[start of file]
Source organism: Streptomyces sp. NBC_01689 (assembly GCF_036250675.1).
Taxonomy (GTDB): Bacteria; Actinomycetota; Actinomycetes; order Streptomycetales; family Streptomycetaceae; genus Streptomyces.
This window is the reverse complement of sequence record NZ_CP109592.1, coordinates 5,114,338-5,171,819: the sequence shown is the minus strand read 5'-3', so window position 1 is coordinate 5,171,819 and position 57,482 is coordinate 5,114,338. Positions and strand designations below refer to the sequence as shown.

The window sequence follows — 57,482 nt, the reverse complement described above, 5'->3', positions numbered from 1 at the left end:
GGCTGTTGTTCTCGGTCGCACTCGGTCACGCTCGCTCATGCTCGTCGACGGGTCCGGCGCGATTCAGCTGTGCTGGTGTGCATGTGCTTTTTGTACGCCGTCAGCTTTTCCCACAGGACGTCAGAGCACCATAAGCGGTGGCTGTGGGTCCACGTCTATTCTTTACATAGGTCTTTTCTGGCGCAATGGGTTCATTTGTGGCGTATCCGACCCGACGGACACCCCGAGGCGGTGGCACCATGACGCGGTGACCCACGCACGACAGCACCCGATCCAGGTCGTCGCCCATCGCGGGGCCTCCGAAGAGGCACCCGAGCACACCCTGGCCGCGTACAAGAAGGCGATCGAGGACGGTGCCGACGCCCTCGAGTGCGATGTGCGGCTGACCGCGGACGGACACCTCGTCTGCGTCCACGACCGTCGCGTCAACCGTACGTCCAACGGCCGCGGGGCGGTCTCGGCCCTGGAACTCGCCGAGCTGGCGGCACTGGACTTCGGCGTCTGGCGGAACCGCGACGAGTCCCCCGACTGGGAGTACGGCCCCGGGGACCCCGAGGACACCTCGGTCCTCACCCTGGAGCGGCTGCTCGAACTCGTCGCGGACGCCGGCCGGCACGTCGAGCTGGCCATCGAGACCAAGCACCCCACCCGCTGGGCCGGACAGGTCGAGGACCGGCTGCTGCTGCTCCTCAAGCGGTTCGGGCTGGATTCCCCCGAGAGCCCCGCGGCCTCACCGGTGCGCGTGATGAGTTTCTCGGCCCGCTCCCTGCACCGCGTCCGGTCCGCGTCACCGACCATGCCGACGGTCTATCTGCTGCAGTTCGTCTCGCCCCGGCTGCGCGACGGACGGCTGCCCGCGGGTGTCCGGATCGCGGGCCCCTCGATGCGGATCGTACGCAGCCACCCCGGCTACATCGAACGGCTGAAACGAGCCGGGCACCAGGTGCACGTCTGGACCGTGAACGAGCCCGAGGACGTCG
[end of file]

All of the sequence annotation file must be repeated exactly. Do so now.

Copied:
Source organism: Streptomyces sp. NBC_01689 (assembly GCF_036250675.1).
Taxonomy (GTDB): Bacteria; Actinomycetota; Actinomycetes; order Streptomycetales; family Streptomycetaceae; genus Streptomyces.
This window is the reverse complement of sequence record NZ_CP109592.1, coordinates 5,114,338-5,171,819: the sequence shown is the minus strand read 5'-3', so window position 1 is coordinate 5,171,819 and position 57,482 is coordinate 5,114,338. Positions and strand designations below refer to the sequence as shown.

The window sequence follows — 57,482 nt, the reverse complement described above, 5'->3', positions numbered from 1 at the left end:
GGCTGTTGTTCTCGGTCGCACTCGGTCACGCTCGCTCATGCTCGTCGACGGGTCCGGCGCGATTCAGCTGTGCTGGTGTGCATGTGCTTTTTGTACGCCGTCAGCTTTTCCCACAGGACGTCAGAGCACCATAAGCGGTGGCTGTGGGTCCACGTCTATTCTTTACATAGGTCTTTTCTGGCGCAATGGGTTCATTTGTGGCGTATCCGACCCGACGGACACCCCGAGGCGGTGGCACCATGACGCGGTGACCCACGCACGACAGCACCCGATCCAGGTCGTCGCCCATCGCGGGGCCTCCGAAGAGGCACCCGAGCACACCCTGGCCGCGTACAAGAAGGCGATCGAGGACGGTGCCGACGCCCTCGAGTGCGATGTGCGGCTGACCGCGGACGGACACCTCGTCTGCGTCCACGACCGTCGCGTCAACCGTACGTCCAACGGCCGCGGGGCGGTCTCGGCCCTGGAACTCGCCGAGCTGGCGGCACTGGACTTCGGCGTCTGGCGGAACCGCGACGAGTCCCCCGACTGGGAGTACGGCCCCGGGGACCCCGAGGACACCTCGGTCCTCACCCTGGAGCGGCTGCTCGAACTCGTCGCGGACGCCGGCCGGCACGTCGAGCTGGCCATCGAGACCAAGCACCCCACCCGCTGGGCCGGACAGGTCGAGGACCGGCTGCTGCTGCTCCTCAAGCGGTTCGGGCTGGATTCCCCCGAGAGCCCCGCGGCCTCACCGGTGCGCGTGATGAGTTTCTCGGCCCGCTCCCTGCACCGCGTCCGGTCCGCGTCACCGACCATGCCGACGGTCTATCTGCTGCAGTTCGTCTCGCCCCGGCTGCGCGACGGACGGCTGCCCGCGGGTGTCCGGATCGCGGGCCCCTCGATGCGGATCGTACGCAGCCACCCCGGCTACATCGAACGGCTGAAACGAGCCGGGCACCAGGTGCACGTCTGGACCGTGAACGAGCCCGAGGACGTCG